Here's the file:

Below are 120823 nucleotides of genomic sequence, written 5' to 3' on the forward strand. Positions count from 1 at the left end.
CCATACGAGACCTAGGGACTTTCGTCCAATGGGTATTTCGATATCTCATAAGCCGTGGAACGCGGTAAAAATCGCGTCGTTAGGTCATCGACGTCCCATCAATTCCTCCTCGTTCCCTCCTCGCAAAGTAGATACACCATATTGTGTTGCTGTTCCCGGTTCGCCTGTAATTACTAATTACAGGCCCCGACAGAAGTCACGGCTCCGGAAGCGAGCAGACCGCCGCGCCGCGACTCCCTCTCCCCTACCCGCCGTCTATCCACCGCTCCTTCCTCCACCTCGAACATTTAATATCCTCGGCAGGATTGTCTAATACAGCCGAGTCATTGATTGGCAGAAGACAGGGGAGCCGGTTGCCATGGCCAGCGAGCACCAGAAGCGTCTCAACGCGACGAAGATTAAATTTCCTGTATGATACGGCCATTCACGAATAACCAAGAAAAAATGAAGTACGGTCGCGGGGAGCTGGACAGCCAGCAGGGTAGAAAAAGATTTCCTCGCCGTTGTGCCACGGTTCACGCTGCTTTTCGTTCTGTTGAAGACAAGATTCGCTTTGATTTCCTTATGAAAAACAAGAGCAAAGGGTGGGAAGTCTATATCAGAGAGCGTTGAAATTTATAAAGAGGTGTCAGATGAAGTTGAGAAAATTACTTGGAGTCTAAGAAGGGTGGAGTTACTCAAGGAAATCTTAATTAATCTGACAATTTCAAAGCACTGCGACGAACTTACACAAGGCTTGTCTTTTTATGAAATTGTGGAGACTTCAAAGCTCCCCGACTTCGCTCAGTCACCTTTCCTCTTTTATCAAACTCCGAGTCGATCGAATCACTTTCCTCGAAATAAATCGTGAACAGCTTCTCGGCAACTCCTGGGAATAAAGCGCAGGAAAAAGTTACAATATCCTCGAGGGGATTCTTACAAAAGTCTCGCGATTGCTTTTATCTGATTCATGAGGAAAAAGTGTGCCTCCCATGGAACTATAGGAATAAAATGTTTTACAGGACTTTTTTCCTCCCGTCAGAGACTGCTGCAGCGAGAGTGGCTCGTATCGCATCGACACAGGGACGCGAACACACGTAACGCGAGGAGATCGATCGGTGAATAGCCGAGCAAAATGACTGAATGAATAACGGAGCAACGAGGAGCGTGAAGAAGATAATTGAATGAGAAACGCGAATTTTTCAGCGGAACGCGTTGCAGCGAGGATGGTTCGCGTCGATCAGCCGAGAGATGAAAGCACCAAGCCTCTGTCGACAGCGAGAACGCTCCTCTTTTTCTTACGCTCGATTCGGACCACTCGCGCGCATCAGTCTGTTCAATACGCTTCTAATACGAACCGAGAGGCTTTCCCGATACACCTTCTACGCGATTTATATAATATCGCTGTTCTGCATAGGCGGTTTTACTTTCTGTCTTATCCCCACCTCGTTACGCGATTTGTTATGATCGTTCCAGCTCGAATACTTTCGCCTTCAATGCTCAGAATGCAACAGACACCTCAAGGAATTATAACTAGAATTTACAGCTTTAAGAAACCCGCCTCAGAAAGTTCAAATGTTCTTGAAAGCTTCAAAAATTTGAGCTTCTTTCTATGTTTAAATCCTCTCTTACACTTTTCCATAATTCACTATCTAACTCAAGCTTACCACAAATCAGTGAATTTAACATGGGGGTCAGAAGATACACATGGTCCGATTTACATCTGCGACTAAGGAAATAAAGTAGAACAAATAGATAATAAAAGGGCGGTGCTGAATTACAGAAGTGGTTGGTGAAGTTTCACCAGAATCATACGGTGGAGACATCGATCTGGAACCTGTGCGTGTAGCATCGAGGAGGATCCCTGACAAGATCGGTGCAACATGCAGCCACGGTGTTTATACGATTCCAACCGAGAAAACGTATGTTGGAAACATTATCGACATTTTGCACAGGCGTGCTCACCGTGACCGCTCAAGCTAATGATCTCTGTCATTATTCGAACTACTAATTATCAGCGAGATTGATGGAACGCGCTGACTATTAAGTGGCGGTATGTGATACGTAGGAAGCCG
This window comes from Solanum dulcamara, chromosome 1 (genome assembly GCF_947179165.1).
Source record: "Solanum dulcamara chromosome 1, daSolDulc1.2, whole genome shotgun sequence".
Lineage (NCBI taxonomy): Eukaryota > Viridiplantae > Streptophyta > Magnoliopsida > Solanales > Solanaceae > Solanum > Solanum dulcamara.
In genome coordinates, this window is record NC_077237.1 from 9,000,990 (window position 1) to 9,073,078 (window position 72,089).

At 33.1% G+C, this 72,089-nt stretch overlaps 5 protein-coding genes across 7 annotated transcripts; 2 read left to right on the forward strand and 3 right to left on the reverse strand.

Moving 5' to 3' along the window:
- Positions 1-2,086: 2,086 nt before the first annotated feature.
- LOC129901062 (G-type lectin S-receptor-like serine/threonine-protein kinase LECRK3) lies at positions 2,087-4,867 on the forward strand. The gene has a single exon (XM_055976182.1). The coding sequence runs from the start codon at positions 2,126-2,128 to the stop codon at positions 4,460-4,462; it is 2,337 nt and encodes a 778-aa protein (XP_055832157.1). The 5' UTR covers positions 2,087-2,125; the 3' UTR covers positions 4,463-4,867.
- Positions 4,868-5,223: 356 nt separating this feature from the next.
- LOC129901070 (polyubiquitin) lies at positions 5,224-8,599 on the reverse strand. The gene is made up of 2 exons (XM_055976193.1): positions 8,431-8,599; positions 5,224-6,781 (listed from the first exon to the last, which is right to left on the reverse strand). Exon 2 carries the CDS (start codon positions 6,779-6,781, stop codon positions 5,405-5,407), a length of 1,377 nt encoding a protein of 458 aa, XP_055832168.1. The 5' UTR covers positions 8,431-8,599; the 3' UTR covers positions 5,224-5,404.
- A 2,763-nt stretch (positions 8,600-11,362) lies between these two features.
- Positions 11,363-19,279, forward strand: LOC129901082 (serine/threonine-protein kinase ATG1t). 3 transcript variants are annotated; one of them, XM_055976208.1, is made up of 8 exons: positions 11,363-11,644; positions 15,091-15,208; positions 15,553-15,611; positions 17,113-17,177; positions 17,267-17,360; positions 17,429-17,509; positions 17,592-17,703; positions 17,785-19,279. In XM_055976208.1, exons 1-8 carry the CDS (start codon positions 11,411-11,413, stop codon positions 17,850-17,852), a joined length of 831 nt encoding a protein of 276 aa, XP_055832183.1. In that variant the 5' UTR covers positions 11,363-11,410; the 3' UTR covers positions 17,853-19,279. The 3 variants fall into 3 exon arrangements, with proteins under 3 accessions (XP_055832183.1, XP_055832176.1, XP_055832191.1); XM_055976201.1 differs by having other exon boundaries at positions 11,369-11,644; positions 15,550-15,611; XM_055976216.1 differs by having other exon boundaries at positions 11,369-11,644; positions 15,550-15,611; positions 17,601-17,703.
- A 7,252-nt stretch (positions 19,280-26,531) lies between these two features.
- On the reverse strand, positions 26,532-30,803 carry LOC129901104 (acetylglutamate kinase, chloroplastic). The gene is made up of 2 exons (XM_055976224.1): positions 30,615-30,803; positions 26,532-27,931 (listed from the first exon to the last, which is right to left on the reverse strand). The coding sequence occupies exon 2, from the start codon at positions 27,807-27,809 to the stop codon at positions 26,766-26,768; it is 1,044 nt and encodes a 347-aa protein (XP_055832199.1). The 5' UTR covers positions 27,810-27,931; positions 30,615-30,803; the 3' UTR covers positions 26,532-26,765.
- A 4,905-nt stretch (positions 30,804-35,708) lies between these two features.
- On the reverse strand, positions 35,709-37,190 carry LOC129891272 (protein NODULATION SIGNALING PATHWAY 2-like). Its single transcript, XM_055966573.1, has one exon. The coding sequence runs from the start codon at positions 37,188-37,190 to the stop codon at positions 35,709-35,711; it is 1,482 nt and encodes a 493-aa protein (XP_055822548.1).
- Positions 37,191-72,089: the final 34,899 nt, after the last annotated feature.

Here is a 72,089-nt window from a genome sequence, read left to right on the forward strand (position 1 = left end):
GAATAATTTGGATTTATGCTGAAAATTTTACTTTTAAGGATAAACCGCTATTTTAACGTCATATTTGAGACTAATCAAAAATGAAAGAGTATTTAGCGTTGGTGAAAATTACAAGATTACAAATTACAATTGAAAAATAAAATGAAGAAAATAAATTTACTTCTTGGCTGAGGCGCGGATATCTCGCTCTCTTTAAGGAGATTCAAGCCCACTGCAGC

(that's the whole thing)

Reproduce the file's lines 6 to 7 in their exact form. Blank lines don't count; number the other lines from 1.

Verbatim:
In genome coordinates, this window is record NC_077237.1 from 9,000,990 (window position 1) to 9,073,078 (window position 72,089).

At 33.1% G+C, this 72,089-nt stretch overlaps 5 protein-coding genes across 7 annotated transcripts; 2 read left to right on the forward strand and 3 right to left on the reverse strand.